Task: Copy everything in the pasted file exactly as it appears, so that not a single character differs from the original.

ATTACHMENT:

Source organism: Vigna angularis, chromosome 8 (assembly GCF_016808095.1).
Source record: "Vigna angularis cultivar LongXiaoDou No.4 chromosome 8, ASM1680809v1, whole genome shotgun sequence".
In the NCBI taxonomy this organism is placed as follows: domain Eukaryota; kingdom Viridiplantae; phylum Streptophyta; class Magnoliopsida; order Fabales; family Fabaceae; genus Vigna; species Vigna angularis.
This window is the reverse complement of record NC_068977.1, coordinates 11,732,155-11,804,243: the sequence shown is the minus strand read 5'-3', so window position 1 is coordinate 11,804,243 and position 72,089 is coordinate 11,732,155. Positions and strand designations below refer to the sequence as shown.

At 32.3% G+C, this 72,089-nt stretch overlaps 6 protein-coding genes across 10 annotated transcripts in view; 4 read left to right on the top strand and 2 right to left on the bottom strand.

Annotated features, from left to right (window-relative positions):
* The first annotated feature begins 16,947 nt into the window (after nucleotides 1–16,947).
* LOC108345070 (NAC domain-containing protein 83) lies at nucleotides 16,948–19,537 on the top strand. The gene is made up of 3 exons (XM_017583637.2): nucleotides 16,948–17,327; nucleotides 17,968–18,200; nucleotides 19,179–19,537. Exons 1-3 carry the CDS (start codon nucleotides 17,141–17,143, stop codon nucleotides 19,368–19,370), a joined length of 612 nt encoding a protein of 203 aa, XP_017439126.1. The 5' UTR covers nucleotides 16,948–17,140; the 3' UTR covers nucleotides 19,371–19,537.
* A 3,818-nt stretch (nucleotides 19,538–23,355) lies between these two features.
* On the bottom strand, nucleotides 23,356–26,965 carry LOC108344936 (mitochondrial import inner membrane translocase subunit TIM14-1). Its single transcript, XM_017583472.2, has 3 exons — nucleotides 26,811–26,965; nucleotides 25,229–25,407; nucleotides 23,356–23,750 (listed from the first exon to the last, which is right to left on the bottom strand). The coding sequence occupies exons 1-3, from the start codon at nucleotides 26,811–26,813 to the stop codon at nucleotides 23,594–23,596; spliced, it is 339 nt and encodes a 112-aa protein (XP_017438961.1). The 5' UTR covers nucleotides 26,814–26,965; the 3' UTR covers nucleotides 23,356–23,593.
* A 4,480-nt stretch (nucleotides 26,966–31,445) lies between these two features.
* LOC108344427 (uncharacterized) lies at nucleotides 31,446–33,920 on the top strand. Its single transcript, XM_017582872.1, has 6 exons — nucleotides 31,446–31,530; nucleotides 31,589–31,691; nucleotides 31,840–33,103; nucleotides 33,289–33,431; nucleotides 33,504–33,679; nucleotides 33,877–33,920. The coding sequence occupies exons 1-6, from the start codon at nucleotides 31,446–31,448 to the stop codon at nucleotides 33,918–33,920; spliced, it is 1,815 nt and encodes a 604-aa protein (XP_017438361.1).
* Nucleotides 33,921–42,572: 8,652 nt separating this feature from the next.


Source organism: Vigna angularis, chromosome 8 (assembly GCF_016808095.1).
Source record: "Vigna angularis cultivar LongXiaoDou No.4 chromosome 8, ASM1680809v1, whole genome shotgun sequence".
In the NCBI taxonomy this organism is placed as follows: domain Eukaryota; kingdom Viridiplantae; phylum Streptophyta; class Magnoliopsida; order Fabales; family Fabaceae; genus Vigna; species Vigna angularis.
This window is the reverse complement of record NC_068977.1, coordinates 11,732,155-11,804,243: the sequence shown is the minus strand read 5'-3', so window position 1 is coordinate 11,804,243 and position 72,089 is coordinate 11,732,155. Positions and strand designations below refer to the sequence as shown.

At 32.3% G+C, this 72,089-nt stretch overlaps 6 protein-coding genes across 10 annotated transcripts in view; 4 read left to right on the top strand and 2 right to left on the bottom strand.

Annotated features, from left to right (window-relative positions):
* The first annotated feature begins 16,947 nt into the window (after nucleotides 1–16,947).
* LOC108345070 (NAC domain-containing protein 83) lies at nucleotides 16,948–19,537 on the top strand. The gene is made up of 3 exons (XM_017583637.2): nucleotides 16,948–17,327; nucleotides 17,968–18,200; nucleotides 19,179–19,537. Exons 1-3 carry the CDS (start codon nucleotides 17,141–17,143, stop codon nucleotides 19,368–19,370), a joined length of 612 nt encoding a protein of 203 aa, XP_017439126.1. The 5' UTR covers nucleotides 16,948–17,140; the 3' UTR covers nucleotides 19,371–19,537.
* A 3,818-nt stretch (nucleotides 19,538–23,355) lies between these two features.
* On the bottom strand, nucleotides 23,356–26,965 carry LOC108344936 (mitochondrial import inner membrane translocase subunit TIM14-1). Its single transcript, XM_017583472.2, has 3 exons — nucleotides 26,811–26,965; nucleotides 25,229–25,407; nucleotides 23,356–23,750 (listed from the first exon to the last, which is right to left on the bottom strand). The coding sequence occupies exons 1-3, from the start codon at nucleotides 26,811–26,813 to the stop codon at nucleotides 23,594–23,596; spliced, it is 339 nt and encodes a 112-aa protein (XP_017438961.1). The 5' UTR covers nucleotides 26,814–26,965; the 3' UTR covers nucleotides 23,356–23,593.
* A 4,480-nt stretch (nucleotides 26,966–31,445) lies between these two features.
* LOC108344427 (uncharacterized) lies at nucleotides 31,446–33,920 on the top strand. Its single transcript, XM_017582872.1, has 6 exons — nucleotides 31,446–31,530; nucleotides 31,589–31,691; nucleotides 31,840–33,103; nucleotides 33,289–33,431; nucleotides 33,504–33,679; nucleotides 33,877–33,920. The coding sequence occupies exons 1-6, from the start codon at nucleotides 31,446–31,448 to the stop codon at nucleotides 33,918–33,920; spliced, it is 1,815 nt and encodes a 604-aa protein (XP_017438361.1).
* Nucleotides 33,921–42,572: 8,652 nt separating this feature from the next.